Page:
When fans hit the San Diego area this month for the National Football League's Super Bowl XXXVII, they will dial in their local ABC station for the big game.
But for all the surrounding hoopla, the place to be will be Cox Cable Channel 4.
The community channel will go "all Super Bowl, all the time" beginning Jan. 17, and won't drop the topic until 11 a.m. on Jan. 26, when ABC Sports begins its pre-game coverage.
This is not a new strategy for Cox Communications Inc., which serves 850,000 homes in the city and county. It programmed a mix of politics and tourist information in 1996 to inform delegates to the Republican National Convention, which the city hosted that year.
The Super Bowl was in San Diego just five years ago, and Channel 4 offered around-the-clock coverage then, too.
As a result, "we've got a great highlight tape," said Dan Novak, the system's vice president of programming and communications.
Ford, Benz ads
In fact, the Super Bowl host committee told the cable company that NFL officials watched Channel 4's coverage the last time out. San Diego's bid to host the 2003 game was bolstered by Cox's commitment to cover peripheral events, they said.
That highlight tape also helped attract advertisers for the local channel. The Southern California Ford Dealers group is a title sponsor, entitled to four minutes of advertising per hour, as well as space in the program credits. Other sponsors include Frito-Lay and Mercedes-Benz, said Novak, who added that a major beer distributor is also expected to buy time.
Advertisers are attracted to the topic, as well as the reach of the programming. For the duration of the Super Bowl coverage, San Diego's Channel 4 will be added to the Cox Cable line-up in its South Orange County cluster, plus hotels outside Cox San Diego's normal service area. As a result, the programming will have a potential audience of 1.2 million homes, Novak said.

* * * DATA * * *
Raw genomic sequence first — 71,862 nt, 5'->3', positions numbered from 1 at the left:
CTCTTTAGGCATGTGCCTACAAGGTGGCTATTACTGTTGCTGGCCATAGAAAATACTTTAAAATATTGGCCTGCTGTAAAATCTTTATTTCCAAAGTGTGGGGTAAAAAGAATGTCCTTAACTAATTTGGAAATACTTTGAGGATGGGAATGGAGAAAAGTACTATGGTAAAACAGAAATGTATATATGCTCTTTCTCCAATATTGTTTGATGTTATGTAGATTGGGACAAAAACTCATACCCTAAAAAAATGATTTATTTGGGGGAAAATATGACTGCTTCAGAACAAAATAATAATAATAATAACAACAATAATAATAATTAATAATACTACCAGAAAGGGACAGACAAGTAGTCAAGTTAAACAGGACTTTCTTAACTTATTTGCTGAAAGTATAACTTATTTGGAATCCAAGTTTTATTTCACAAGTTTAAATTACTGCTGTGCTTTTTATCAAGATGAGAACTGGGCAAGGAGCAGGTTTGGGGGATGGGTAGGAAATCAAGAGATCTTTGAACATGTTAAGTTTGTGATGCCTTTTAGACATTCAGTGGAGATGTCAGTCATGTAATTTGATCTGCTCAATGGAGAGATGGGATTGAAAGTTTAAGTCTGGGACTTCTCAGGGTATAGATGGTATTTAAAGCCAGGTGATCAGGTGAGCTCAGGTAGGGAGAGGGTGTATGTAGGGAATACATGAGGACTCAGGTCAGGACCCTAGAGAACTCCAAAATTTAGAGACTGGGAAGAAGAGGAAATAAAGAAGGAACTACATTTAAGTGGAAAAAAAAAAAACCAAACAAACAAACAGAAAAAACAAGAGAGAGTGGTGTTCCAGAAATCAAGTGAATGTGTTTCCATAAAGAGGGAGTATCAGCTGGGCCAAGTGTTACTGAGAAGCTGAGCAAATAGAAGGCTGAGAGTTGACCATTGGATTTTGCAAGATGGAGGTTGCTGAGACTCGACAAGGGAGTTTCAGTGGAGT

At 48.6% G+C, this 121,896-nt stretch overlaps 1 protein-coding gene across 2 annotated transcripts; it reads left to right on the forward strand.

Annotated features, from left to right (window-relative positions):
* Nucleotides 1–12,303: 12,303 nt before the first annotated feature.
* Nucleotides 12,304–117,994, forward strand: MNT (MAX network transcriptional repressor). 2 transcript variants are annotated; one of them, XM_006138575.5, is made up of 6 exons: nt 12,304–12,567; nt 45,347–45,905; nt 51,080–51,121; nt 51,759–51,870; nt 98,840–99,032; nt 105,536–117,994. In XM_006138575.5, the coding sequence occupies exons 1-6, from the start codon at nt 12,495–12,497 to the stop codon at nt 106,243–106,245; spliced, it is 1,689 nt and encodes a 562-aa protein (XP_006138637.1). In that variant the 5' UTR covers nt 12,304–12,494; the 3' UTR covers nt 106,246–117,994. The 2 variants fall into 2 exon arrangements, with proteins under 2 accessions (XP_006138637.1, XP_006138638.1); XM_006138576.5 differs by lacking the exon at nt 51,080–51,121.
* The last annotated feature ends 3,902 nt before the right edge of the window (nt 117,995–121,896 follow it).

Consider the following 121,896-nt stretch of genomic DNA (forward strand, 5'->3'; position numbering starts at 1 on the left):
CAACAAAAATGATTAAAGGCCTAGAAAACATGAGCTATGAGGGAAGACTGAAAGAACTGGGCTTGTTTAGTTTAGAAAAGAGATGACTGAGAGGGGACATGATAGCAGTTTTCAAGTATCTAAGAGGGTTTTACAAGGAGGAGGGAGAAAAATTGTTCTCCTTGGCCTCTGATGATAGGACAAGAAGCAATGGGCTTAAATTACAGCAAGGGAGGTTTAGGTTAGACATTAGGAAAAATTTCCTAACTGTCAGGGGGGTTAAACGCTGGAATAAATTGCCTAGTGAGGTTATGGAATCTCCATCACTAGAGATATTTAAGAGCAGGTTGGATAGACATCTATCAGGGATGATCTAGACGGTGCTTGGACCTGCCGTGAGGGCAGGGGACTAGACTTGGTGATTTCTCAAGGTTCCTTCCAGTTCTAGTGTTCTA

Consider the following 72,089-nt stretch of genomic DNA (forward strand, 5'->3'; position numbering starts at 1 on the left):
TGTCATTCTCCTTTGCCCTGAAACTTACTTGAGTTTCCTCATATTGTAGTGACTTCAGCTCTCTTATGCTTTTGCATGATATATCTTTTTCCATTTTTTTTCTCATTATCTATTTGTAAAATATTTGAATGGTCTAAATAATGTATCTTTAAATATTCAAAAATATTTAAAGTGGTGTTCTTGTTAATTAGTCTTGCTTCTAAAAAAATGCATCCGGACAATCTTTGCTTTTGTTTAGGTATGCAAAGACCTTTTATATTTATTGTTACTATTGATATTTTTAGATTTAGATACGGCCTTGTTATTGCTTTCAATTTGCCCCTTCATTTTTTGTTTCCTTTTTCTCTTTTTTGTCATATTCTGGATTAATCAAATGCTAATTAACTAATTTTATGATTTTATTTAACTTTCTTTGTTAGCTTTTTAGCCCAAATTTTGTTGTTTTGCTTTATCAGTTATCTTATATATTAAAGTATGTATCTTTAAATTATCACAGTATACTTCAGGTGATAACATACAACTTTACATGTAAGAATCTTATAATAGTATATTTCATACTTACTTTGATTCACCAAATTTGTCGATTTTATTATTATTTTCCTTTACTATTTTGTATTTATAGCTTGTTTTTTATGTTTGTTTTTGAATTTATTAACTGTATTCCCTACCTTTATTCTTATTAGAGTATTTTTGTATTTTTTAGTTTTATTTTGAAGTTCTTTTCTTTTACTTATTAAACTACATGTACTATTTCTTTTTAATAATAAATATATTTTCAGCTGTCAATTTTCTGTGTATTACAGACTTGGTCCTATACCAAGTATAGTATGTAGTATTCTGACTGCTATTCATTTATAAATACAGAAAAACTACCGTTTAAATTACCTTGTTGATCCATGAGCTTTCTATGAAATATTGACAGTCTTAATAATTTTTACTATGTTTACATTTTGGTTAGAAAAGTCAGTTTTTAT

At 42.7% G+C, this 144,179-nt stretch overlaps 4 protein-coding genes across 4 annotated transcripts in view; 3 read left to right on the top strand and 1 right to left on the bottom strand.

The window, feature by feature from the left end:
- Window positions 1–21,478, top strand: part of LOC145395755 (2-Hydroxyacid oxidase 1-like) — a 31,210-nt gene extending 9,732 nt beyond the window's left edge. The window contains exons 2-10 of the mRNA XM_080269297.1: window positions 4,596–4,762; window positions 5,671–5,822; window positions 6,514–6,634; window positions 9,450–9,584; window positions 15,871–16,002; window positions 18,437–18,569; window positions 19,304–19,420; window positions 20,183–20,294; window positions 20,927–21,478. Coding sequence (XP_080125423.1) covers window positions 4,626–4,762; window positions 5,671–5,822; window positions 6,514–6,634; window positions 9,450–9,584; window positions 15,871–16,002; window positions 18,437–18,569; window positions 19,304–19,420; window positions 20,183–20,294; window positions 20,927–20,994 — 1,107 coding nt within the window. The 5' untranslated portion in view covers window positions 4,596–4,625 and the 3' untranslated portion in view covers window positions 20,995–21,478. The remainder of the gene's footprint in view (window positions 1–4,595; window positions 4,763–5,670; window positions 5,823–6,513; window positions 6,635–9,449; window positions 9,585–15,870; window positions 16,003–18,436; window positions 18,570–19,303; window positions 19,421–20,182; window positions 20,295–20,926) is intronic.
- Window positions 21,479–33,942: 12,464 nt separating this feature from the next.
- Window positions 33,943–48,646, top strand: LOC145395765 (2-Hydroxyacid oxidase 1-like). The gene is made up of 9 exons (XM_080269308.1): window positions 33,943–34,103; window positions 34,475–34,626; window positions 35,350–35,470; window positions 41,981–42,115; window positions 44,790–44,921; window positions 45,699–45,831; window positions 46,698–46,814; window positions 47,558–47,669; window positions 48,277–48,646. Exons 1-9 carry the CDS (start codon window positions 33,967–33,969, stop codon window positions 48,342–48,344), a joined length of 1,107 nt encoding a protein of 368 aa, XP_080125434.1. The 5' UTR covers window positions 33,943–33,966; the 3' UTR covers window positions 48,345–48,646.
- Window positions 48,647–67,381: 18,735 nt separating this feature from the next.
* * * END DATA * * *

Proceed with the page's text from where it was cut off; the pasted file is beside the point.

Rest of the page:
The executive would not discuss how much marketers are paying for Super Bowl-related advertising, or disclose the budget for the intensive programming effort.
"Does it make good business sense? Yes," he said. "[We] have a front-and-center role in a high profile event."
Cox also will leverage the attention paid to the Super Bowl with an acquisition campaign preceding the game.
New subscribers to certain products will get tickets to the "NFL Experience," the interactive attraction the league installs in venues during the run-up to the title contest.
Cox also used this strategy for Super Bowl XXXII in 1998. Novak would not offer hard numbers, but said basic growth from December 1997 through January 1998 was the highest it had been in three years — gains he attributed to the Super Bowl campaign.
Plans call for two hours of live programming each day, from such venues as the NFL Experience, the city's Gaslamp District and outside Qualcomm Park, the venue for the game. That show, Super Bowl San Diego,
will cover all of the day's festivals, golf tournaments and other related events.
Manning the host chairs will be Dennis Morgigno, Matt Vasgersian, Jane Mitchell and Julie Foudy, a star of the Cox-operated San Diego Spirit Women's United Soccer Association team.
Other shows will feature interviews with local politicians and host committee members, as well as such sports stars as San Diego Chargers linebacker Junior Seau. There will be one co-production, when Channel 4 teams with the local ABC affiliate, KGTV, to cover the biggest fireworks show in San Diego history on Jan. 25.
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